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Re: delay as a metric, aggregation
On 6-okt-2005, at 21:51, Fred Baker wrote:
Delay is a good metric as long as it is relatively stable. There is
ample experience to show that delays change in time, and when the
difference in two delays is comparable to the time implied by a
mean queue depth, can result in route oscillation. There are ample
research papers on the subject back to 1980-or-so, when delay was
in fact the primary metric used in ARPANET routing.
This is of course true, but I don't think it's as relevant today as
it was 25 or even 10 years ago, because bandwidth has gone up so
much. In order to incur 10 ms queuing delay on a 1 Gbps link, you
need to have a queue of 833 packets of 1500 bytes (ignoring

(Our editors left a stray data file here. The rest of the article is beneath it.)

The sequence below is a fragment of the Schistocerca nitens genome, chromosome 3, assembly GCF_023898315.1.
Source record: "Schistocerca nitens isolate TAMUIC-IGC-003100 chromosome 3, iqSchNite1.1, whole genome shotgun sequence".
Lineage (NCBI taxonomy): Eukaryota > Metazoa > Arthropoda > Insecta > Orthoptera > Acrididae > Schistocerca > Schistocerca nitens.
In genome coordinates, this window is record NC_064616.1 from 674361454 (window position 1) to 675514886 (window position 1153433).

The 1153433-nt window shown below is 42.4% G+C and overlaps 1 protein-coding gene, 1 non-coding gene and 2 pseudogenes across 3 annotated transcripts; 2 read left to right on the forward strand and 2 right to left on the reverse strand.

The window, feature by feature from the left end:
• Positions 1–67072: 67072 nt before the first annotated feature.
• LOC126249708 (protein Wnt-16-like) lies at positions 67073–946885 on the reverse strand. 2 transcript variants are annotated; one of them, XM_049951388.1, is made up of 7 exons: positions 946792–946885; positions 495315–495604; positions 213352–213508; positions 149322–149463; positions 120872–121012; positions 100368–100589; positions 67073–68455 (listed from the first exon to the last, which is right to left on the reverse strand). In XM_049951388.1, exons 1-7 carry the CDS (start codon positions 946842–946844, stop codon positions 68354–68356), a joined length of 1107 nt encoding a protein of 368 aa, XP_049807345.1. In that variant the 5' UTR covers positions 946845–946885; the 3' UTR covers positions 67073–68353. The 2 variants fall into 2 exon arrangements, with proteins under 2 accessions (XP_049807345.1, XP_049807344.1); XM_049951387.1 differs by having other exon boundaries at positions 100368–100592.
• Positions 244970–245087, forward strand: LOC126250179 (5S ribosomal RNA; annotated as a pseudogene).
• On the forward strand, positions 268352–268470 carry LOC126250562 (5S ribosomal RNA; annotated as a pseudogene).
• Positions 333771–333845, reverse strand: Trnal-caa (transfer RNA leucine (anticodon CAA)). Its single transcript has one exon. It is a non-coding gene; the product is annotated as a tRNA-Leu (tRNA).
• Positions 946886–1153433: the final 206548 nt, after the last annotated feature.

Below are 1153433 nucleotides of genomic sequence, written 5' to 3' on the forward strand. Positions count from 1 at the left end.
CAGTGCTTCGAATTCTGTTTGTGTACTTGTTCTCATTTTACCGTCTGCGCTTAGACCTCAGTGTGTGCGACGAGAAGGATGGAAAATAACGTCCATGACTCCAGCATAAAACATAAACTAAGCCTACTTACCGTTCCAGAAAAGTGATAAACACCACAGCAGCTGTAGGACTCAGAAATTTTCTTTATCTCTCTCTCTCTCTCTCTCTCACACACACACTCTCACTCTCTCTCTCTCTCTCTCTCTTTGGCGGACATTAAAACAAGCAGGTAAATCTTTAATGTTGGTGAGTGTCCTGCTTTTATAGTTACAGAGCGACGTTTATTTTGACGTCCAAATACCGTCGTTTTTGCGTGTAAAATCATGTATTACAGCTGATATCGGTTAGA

overhead). To arrive at an average queue depth of that size the line
utilization has to be 99.88%. Although nothing is impossible, this is
a very unlikely situation.
Also, I'm not sure many people even use this much buffer memory for a
link. I believe Cisco uses a standard buffer of 75 packets, although
this may be different for very high speed links.
Last but not least, if people use RED then TCP and other transports
that use similar congestion control mechanisms will be slowed down
What one wants to know is that one is getting among the best
service options available, but not that it is for sure the very
best available option at this instant.